Why is one life, my life in particular, so blessed, while others’ lives are fraught with so much difficulty? It is very hard to take in. I think that sense of expansion I felt earlier today was also, in a way, my body trying to make space to allow a new understanding to reside within me. These are not just stories to read about, they are lives, human lives. Lives who also made the piles of feces that I managed to not step in, lives whose bodies are primarily valued for the physical labor they provide, lives who live in homes of stacked unmortared drying bricks, lives with human stories uniquely their own.
While walking through Bhaktapur the evening before and again toay through this encampment, I found myself singing a poignantly rebellious song by Oscar Brown, Jr. called “Excuse Me for Livin’.”
Home was a shack with no paint,
Quality folk call it ‘quaint,’
But when you gotta live there it ain’t,
I didn’t leave home, I was driven,
Excuse Me for Livin’.
Something seems to be cracking open in me. I’ve never really known how to let in the suffering of another person. I remember feeling relatively unaffected after the 9-11 attacks, and the same after reading of suicide bombings, school shootings, wars and other great human tragedies. The defenses of my particular mind seem to be very good at keeping out the suffering of others. When I walk through places such as this and see for myself, see the people themselves, interact with them face to face, the stories transform into actual lives and the challenges they face become personalized. It becomes much more difficult to not be affected.
Although I understand that brick making people here are choosing this work, it would be silly not to recognize that the choices available to them are likely dismally minimal. They migrate for their work, coming to do this work from all over Nepal, to work hard for 4 months before the monsoons begin again, transforming these fields of brick and clay into temporary rice plantations. The pay is perhaps good by Nepali laboring standards. I am told that people can make 500 – 2000 rupees ($5 – $20) per day, 1 rupee per brick made, 1 rupee per four bricks carried. No matter the pay, in my particular opinion, the work remains brutally difficult.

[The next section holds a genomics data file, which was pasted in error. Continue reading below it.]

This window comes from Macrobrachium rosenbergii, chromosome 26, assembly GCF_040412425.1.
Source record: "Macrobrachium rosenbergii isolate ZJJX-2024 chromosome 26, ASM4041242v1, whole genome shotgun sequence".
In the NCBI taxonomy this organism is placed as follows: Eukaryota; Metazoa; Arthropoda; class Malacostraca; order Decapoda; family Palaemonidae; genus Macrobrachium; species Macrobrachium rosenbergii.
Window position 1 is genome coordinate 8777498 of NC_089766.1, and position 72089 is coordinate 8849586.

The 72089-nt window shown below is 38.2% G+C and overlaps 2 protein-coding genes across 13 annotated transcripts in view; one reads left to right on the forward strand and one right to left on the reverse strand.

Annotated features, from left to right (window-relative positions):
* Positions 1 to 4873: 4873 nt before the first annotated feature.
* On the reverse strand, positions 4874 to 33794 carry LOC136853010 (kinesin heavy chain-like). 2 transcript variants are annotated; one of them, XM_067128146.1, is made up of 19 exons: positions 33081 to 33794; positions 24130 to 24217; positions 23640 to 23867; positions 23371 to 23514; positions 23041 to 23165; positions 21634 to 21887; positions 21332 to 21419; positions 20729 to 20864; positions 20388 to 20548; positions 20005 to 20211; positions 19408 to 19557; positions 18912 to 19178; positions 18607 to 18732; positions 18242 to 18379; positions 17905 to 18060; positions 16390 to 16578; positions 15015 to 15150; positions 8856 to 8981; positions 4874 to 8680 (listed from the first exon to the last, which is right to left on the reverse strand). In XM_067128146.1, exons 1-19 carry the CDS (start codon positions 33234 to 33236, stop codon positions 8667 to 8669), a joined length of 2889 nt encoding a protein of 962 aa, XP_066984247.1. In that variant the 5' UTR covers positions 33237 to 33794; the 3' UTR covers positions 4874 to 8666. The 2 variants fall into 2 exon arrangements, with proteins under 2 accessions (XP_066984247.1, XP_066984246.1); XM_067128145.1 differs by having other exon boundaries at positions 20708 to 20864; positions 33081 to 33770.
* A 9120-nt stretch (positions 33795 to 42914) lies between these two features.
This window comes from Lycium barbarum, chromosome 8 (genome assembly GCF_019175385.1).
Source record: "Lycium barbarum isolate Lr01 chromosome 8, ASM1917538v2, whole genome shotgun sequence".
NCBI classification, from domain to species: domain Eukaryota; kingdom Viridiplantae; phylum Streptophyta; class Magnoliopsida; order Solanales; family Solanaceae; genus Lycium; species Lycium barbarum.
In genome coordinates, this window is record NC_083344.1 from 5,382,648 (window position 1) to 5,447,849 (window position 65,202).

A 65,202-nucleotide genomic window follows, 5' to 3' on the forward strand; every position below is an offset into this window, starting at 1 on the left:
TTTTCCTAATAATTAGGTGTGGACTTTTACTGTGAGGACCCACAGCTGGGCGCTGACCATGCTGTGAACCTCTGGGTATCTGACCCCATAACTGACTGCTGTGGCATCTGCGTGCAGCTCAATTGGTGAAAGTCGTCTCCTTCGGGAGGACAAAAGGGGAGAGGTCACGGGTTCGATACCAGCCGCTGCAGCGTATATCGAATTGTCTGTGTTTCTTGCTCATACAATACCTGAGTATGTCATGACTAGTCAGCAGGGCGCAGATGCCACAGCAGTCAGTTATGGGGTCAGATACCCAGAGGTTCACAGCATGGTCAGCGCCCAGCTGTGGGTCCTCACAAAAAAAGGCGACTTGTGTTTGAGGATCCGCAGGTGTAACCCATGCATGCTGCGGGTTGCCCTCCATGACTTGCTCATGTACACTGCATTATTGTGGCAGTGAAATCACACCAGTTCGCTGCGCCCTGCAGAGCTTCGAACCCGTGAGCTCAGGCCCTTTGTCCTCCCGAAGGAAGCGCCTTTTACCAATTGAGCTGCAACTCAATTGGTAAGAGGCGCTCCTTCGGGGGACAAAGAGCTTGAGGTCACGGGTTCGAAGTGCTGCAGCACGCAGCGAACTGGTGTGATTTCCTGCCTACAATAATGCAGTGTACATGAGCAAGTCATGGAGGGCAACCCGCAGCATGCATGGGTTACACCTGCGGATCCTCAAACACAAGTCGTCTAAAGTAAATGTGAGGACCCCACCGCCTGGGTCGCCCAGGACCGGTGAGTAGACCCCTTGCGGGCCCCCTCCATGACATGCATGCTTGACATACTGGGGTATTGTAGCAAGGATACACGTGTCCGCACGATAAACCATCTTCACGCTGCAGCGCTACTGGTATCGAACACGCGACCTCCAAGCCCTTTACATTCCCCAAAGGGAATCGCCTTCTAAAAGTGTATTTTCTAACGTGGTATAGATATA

People, myself included, almost always turn a blind eye to suffering. I think there is some wiring in the brain that insulates itself from that which it would be unable to comprehend or process emotionally. We have all read in our morning paper about displaced people, refugee camps, AIDS orphans, survivors of genocide, children forces into sex slavery, victims of natural disaster, animals in factory farms, sweatshops, prisoners in solitary confinement, people suffering from mental health disorders while living on the streets, slum dwellers, victims of domestic abuse, and so many others, yet somehow it is not so hard to turn the page, refill our coffee and move on with our days without truly internalizing what we’ve read or thinking back upon it later in the day.
Seeing things first hand seems to matter more than anything else. Much like if you were to sit with and gaze into the eyes of a cow long enough you would likely forever have a much more difficult time eating of their flesh, when one’s eyes meet those of another being whose life is fraught with difficulty or suffering, suddenly the relationship becomes personal and turning a blind eye is no longer so easily achieved.
I realize there may not be a magic bullet for eradicating toil such as this. As long as there is power and inequality and an insatiable demand for consumerism and growth, there will always be people wishing to exploit the labors of other. In addition, people will always do whatever work they must in order to survive and provide for themselves and their families. Some would like to call it the ‘free market’ but to me it is more of an exploitation of circumstance. The poor are hungry and have few other options, so they acquiesce. Perhaps there is another way, but I’m not certain how we get there from here.
I offer a deep bow to those who are fighting the bigger picture battles: ending the trafficking of slaves, opposing the industrial incarceration complex, fighting for a voice for the voiceless, striving for the betterment of humanity as a whole, and fighting the good fight against oligarchic power structures. I also honor those who work on a local level, serving the needs of others in supporting lives lived with greater dignity. One thing I know that we can do is to try to open up that otherwise blind eye to support whosever life is right there in front of us today, wherever we are, and wake up the next day and do our best to do the same, in whichever ways feel true to our hearts.